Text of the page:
Anyway - complaining won't help. I wish I had some suggestions to share, but actually it was kicking her out of home when I got to the end of my tether (because she was refusing all treatment - and the services were happy to let her!!!) that finally made her start eating and gain weight - she did it to spite me but that's fine by me - at least she did it! Isn't out of the woods yet, still very messed up, but almost weight restored for the first time in a few years.

So for us it's a bit of tough love, as well as:
  • buying a ton of yoghurt since it's almost her whole diet,
  • not looking at or commenting on what she eats,
  • accidentally-on-purpose making tempting food and leaving it on the bench in case she accidentally sneaks a bite out of it,
  • trying to treat her like a normal kid - hassling her to clean up her room, do her homework etc - although as long as she gets better I don't care about the rest!
  • sussing out what motivates her - money, going to the school ball, leaving home - and trying to tag things like staying in therapy to them
  • staying calm, consistent, trying to keep loving her when she drives me up the wall
  • sneaking motivational notes onto her pillow
  • telling her I love her even though she doesn't believe me and says she hates me 
  • trying to spot some things to tell her she's good at - although I can't do it outright or she won't believe it - I need to use the idea someone gave above and accidentally-on-purpose let her catch me telling someone else how good she is at ....

Hope something her helps someone!

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17yo D, AN since Sept 2014. BMI 19.
Onward and upward - a gram at a time.
deenl

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Reply with quote  #65 
Hi JustFlippinEatItNZ,

I love the way you keep a calm atmosphere and love her, no matter what. And the way you don't go along with the ED by leaving out food on the assumption that she'll eat some (maybe). If I don't keep my expectations high what message do I send to my kid. But that one is a balancing act of having high expectations without unrealistic hopes, otherwise I myself would be emotional wreck!

There is a real dichotomy between evidence based treatment which follows reasonably closely on manualised protocols and the ability of a therapist to use a very wide range of tools if their patient is one for whom the standard treatment does not work. Unfortunately for us, our treatment team seem to have very little creativity and talk the talk but can't walk the walk when it comes to figuring what to do with a difficult patient. Luckily, I am creative and determined enough to keep plugging away. Grin.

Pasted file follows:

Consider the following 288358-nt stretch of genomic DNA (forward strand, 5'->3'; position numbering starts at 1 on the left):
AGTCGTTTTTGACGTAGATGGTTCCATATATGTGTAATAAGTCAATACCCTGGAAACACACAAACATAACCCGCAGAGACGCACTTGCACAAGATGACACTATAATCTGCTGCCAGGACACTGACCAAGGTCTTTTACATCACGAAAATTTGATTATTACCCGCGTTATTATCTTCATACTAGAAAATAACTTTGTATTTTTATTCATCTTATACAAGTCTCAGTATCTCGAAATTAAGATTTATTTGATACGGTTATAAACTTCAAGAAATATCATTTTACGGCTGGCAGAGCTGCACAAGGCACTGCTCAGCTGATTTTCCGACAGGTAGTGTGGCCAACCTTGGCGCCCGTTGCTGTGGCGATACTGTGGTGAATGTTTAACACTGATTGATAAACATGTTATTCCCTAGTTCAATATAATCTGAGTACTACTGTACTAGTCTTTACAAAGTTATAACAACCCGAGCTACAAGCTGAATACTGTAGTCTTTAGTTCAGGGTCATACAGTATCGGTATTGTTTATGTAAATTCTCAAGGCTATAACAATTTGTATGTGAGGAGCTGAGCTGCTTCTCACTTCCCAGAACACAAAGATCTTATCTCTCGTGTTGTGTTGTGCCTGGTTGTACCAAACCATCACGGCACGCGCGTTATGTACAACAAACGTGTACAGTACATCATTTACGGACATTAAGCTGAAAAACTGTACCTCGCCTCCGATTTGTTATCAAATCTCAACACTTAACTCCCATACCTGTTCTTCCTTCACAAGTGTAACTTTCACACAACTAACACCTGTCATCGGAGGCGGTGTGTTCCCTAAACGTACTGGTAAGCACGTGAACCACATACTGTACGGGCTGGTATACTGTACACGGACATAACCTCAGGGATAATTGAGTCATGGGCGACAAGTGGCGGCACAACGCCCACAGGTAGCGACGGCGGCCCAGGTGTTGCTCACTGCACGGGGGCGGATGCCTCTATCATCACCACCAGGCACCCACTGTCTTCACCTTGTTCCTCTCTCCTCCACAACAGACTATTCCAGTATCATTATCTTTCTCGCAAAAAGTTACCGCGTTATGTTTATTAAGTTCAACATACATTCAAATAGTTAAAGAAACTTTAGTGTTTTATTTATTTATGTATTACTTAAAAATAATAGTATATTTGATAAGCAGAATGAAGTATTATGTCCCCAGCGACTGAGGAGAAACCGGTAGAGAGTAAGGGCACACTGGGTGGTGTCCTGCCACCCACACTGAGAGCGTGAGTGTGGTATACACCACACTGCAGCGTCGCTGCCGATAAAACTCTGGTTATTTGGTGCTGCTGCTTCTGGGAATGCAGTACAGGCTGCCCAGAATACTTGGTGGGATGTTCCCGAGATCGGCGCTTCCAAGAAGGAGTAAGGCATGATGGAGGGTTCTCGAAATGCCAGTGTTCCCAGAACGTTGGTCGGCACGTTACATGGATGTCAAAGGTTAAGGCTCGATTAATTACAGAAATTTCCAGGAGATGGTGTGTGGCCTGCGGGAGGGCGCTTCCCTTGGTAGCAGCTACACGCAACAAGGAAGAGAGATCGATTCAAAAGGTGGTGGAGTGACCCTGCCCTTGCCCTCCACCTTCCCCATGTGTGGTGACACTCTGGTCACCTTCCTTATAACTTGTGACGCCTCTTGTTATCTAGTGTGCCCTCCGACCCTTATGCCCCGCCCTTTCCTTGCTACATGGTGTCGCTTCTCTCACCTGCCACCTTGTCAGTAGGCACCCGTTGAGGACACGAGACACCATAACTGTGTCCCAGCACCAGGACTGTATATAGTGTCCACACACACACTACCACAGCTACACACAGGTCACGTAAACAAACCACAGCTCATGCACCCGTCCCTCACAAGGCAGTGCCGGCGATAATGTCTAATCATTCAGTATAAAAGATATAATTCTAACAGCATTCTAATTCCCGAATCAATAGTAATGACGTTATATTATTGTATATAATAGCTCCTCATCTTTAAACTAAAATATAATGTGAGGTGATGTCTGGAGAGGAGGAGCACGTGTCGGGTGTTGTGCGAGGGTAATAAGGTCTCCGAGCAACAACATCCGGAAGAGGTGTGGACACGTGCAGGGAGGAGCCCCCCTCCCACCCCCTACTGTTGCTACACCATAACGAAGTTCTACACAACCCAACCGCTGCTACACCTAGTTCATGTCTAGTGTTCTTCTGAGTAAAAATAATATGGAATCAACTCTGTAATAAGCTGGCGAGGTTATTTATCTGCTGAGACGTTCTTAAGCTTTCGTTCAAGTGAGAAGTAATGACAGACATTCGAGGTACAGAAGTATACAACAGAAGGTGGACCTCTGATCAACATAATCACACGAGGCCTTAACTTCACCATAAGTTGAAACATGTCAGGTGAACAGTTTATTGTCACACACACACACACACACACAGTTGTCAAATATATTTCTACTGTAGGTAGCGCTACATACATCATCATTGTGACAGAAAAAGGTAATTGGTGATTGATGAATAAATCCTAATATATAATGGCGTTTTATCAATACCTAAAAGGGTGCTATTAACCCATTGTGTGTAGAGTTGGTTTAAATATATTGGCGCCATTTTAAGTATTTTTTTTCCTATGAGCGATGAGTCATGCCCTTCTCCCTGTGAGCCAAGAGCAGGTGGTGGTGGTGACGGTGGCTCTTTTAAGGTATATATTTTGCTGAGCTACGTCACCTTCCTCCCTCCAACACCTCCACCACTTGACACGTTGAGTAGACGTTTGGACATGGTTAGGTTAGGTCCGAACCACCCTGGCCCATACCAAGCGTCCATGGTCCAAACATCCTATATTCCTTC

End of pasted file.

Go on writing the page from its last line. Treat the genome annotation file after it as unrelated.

Wishing you some more steps in the right direction (a miracle cure thrown in would be nice too!)
D

__________________
Mother of 13yo son restricting but no body image issues; inpatient 6 wks Sept/Oct 2015 but lost weight! So emotionally destroyed they agreed to let him home to us. Stable but no progress. Medical hosp to kick start recovery for Feb 2016. Slowly and cautiously gaining weight at home and seeing signs of our real kid. Hovering around WR. Mood great, mostly. Building up hour by hour at school after 18 months at home. 

Swedish proverb: Love me when I least deserve it because that's when I need it most.

We are what we repeatedly do. Excellence Recovery, then, is not an act but a habit. Aristotle.

If the plan doesn't work, change the plan but never the goal. (but don't give up on the plan too soon, maybe it just needs a tweak or a bit more time and determination [wink] )

Torie

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Reply with quote  #66 
Some of these eBay sellers say they ship Benecalorie to UK and show free shipping, but not sure if you would actually get the free shipping if you put in a UK address - sorry if you already tried this and it doesn't work ...

http://www.ebay.co.uk/sch/i.html?_from=R40&_sacat=0&_nkw=benecalorie&_sop=15

-Torie

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"We are angels of hope, of healing, and of light. Darkness flees from us." -YP 
One_day_at_the_time

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Reply with quote  #67 

I want to adress this post to Sadmom:

Dear Sadmom,

I was through all your posts, since I found some similarities in what happened to you and to me concerning  our fight for our D’s. English is not my first language, so I’ll try to explain situation using some of your phrases:

1. Other people had good professional help, when we have only had damaging crap, we as a parents were discredited, or worse, our D is indoctrinated about how little their parents know about treatment because "they aren't doctors."  D liked this T very much, they never discussed weight issues.

2. Evidenced-based methods failed with her.

3. Other people could use leverage on their kids to get them to comply, but that just made our daughter run away from home and not not speak to me for many, many months. Leverage failed.

Luckily your D is doing fine at the moment, but you mentioned in your Post from May 5th that your D has her non-campus doctor and therapist, so that you know that if she started to slip, they would catch it immediately. Who are these proffesionals, how important are they to her, did they cut you off. At the moment our D dropped out of her treatment program from respectfull ED clinic where we tranferred her after the break from Trauma Therapiest and has lived on her own since and I am affraid that she can not get better if no proffesional help.